The HIPAA Breach Notification Rule, 45 CFR §§ 164.400-414, requires HIPAA CEs and their business associates (BAs) to provide notification following a breach of unsecured protected health information (PHI). Breaches of unsecured PHI affecting 500 or more individuals end up on the OCR’s “Wall of Shame.” Information on the Wall of Shame includes the name of the CE, the number of individuals affected by the breach, and the type and location of the breach.
6 ways organizations can safeguard healthcare data
In light of major security breaches experienced by leading healthcare organizations such as Anthem, Blue Cross Blue Shield and Premera Group, there is a keen focus on how PHI and ePHI is being protected. Here’s what you can do to safeguard sensitive data and help pass your next HIPAA compliance audit.
- Document your organization’s data management, security, training and notification plans.
- Use a detailed password policy to control access. Consider a two-factor authentication process.
- Encrypt all ePHI. While encryption isn’t required by HIPAA, it is strongly suggested and considered best practice to encrypt data in transit and at rest.
- Strengthen your access controls with “split knowledge.” Don’t have the same person have access to both your database and your encryption keys. Make sure access is “split” among different people so that data remains protected, even if someone’s credentials are compromised.
- Clarify the intent of “unrecoverable data.” Determine what data is recoverable, even after a record is deleted. Know what data can be brought back in its original form and what data can be “digitally shredded.”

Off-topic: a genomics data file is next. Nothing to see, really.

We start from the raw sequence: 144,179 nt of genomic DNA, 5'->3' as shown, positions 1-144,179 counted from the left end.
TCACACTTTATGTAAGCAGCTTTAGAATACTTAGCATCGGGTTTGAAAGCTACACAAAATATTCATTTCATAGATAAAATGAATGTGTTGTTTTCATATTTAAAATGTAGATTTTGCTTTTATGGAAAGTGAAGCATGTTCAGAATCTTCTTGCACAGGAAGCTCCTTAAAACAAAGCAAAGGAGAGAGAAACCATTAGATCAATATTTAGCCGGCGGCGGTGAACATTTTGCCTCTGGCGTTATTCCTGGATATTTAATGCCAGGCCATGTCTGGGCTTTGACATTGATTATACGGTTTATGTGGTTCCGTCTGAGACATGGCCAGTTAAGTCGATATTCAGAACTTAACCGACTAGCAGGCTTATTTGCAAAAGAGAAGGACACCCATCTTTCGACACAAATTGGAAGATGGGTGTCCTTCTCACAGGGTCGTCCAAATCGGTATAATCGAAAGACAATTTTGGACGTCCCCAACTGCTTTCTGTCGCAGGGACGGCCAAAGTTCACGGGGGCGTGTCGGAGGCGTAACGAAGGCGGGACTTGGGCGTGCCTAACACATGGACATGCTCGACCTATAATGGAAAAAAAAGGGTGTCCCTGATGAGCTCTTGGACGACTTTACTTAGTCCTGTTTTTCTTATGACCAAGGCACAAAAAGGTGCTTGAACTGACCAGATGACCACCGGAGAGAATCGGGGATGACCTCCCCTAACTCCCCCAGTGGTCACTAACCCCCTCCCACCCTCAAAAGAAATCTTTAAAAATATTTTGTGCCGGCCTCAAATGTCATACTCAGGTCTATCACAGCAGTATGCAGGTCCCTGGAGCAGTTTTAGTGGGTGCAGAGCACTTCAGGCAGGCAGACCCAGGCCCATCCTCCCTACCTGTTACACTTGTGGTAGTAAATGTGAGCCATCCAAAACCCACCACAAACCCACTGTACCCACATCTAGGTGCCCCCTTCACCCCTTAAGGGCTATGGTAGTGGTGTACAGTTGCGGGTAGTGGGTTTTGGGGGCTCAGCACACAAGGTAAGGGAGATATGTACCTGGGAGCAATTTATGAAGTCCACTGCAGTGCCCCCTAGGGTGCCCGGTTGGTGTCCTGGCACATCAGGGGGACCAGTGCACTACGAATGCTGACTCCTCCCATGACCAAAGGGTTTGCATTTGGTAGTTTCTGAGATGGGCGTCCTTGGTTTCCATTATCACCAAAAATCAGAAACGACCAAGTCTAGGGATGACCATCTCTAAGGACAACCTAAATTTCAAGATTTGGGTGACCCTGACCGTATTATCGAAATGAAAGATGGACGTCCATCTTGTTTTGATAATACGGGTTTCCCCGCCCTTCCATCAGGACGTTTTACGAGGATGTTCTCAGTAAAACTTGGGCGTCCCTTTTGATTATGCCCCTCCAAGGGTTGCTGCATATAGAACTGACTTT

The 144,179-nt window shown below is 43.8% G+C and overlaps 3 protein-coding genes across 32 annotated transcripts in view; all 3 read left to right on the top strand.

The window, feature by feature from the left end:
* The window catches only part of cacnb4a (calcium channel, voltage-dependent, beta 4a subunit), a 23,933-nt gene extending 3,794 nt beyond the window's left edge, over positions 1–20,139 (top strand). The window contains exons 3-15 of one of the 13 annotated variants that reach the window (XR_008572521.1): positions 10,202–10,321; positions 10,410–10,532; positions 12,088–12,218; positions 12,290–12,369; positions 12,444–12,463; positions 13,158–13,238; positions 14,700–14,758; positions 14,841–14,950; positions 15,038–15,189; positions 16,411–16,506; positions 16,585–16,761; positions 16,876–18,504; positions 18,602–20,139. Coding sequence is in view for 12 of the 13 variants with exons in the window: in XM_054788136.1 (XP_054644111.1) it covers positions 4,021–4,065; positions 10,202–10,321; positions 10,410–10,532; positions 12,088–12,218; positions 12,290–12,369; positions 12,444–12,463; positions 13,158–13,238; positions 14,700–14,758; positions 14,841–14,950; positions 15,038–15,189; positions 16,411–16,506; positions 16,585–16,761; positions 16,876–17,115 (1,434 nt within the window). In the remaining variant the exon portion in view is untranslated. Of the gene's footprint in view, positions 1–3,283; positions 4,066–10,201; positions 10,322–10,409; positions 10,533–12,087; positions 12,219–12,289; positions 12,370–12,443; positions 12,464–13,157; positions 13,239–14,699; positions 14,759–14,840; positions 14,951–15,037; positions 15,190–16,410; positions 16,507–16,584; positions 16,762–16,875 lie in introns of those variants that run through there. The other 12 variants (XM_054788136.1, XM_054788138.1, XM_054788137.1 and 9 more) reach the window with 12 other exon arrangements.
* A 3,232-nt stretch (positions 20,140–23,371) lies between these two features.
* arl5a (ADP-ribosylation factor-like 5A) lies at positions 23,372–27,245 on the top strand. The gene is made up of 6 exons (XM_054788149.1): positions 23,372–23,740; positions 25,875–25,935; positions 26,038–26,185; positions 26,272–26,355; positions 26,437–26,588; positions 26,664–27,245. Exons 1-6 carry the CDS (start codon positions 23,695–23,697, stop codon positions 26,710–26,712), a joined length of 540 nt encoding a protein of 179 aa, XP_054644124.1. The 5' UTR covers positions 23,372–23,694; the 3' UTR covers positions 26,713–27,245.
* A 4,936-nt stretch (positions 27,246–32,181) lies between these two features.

- Have a detailed, testable disaster recovery plan in plan. Test it often.
HOSTING Data Security for Healthcare™
As a leading compliant cloud hosting provider, HOSTING provides healthcare organizations and their business associates with the latest technology to help safeguard sensitive data and achieve compliance. Our latest offering, HOSTING Data Security for Healthcare ™ provides a comprehensive solution or protecting ePHI in any environment including private, public and hybrid clouds. Strong data controls that leverage both encryption and policy-based access controls are included. Key features of the HOSTING Data Security Solution include:
- Systemic controls that prohibit unauthorized internal and external users from accessing sensitive data
- Capabilities for encrypting data, controlling access, and creating granular security intelligence logs
- Protection of databases, files and big data across an entire organization
- Security intelligence logs that can accelerate the detection of advanced persistent threats (APTs) and insider threats
The HOSTING Data Security Solution is available in a multi-tenant environment, completely managed by the HOSTING team of compliance experts, or in a dedicated environment that can be solely managed by the customer or managed by HOSTING.
HIPAA compliance can be scary. HOSTING can help. View our latest on-demand webinar, Using Data Security to Address HIPAA and HITECH Regulations, to learn how data security can help you address HIPAA compliance. You can also contact the HOSTING certified information security and compliance team anytime for assistance in preparing for your next audit.